Lines with a Latin Dictionary

for Pat Deery

Sending you back the dictionary, I think of things uncovered
or rather rubbed from the consciousness of compilers –
the smell of dung; insects and sweat they sniffed ecstatically;
the life-sapping torpor of slaves who waited on poets.
Music there must have been, a skip or moan in the pulse;
sawdust round blood clotting on a taverna floor.
Such a magnificent fiction, this dictionary; no decay,
as when we were adolescent and opening like fumbling thieves
the purse of our lives which we thought we’d daringly snatched
from acquisitive fate. Since we last spoke, I’ve added
two derelicts to the unfolding film-set of my life,
one we shared for five years, the other occasionally
admitted me.

But the true spirit is vagrant.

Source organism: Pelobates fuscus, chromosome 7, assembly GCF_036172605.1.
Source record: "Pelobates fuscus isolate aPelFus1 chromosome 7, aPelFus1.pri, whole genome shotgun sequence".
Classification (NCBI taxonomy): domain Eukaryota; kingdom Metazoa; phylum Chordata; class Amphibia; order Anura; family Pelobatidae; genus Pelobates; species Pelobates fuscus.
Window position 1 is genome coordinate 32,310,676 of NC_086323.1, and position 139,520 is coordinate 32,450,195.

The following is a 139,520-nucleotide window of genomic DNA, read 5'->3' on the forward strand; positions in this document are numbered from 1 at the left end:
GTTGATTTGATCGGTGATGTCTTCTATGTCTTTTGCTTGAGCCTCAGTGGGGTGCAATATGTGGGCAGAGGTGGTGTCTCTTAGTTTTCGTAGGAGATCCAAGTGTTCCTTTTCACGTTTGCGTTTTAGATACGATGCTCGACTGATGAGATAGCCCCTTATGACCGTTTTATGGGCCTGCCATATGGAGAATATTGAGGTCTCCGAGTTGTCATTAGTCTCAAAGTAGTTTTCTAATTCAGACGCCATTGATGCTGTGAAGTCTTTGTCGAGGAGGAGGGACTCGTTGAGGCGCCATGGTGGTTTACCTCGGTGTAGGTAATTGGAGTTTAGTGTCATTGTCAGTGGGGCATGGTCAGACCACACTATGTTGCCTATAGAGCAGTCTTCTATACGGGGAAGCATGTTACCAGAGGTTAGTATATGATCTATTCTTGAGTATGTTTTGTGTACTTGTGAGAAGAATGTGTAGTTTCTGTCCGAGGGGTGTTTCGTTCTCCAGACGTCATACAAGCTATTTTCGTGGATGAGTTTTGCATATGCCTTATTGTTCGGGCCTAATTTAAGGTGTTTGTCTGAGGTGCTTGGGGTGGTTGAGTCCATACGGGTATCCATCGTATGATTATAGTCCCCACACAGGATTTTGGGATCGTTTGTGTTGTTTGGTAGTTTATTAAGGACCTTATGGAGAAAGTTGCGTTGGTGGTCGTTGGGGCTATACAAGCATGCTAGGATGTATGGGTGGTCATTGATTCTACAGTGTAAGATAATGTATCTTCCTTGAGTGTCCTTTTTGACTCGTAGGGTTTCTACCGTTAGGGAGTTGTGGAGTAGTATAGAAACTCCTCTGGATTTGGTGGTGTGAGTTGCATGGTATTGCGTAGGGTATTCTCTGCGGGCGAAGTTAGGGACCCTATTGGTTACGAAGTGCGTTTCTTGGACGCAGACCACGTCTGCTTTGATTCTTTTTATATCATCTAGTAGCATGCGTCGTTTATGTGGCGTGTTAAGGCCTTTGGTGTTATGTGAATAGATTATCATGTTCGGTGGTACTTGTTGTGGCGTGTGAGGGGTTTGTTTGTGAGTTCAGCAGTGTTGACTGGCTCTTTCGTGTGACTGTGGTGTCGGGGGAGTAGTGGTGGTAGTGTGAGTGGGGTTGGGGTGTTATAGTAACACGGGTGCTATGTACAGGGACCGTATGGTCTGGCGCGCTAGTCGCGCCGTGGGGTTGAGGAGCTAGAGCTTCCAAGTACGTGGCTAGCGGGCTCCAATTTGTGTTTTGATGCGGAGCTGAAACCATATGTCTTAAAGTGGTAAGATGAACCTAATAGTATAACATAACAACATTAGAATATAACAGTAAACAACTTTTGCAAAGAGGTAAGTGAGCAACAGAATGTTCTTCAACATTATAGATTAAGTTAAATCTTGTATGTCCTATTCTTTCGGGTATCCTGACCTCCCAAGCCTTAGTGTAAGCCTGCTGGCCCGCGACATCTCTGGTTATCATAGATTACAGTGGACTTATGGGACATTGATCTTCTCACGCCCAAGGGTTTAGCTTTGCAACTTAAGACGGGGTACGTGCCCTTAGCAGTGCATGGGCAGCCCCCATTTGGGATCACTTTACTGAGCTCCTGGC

You were always in your element whenever our paths crossed
or when I listened to you, your breath drawn for spotlit
lines committed over evenings such as this
to arid paper. The lit movement of your eyes,
the living grammar of your fingers, conducted an edgy
truth to the electric utterance where print is discarded
and the paper-slaved is liberated. We are all sons
of freedmen; saints’ names above the lintels of our various schools
were badges of an unintended patronage. That you stepped out
yet carried onstage the burden of a knowledge
acquired whole elsewhere, was no more than proper.
Each fluid line had a weight of life, and more, a shared,
uneasy memory of crowd and tumult,
words hammered out like iron on secret anvils,
old books opening, their fust a smell of dusty blood.

Ted McCarthy was born in Clones, Ireland, where he currently lives and works as a teacher. His first collection was published here by the Lilliput Press and won the Brendan Behan Award for best first collection. Since then, he has had work published in Ireland, Europe and the U.S. He also translates poetry from Irish, including Sean O Riordain, the foremost poet in Irish of the 20th century. (edmundmcc@hotmail.com)

Boxcar Poetry Review - ISSN 1931-1761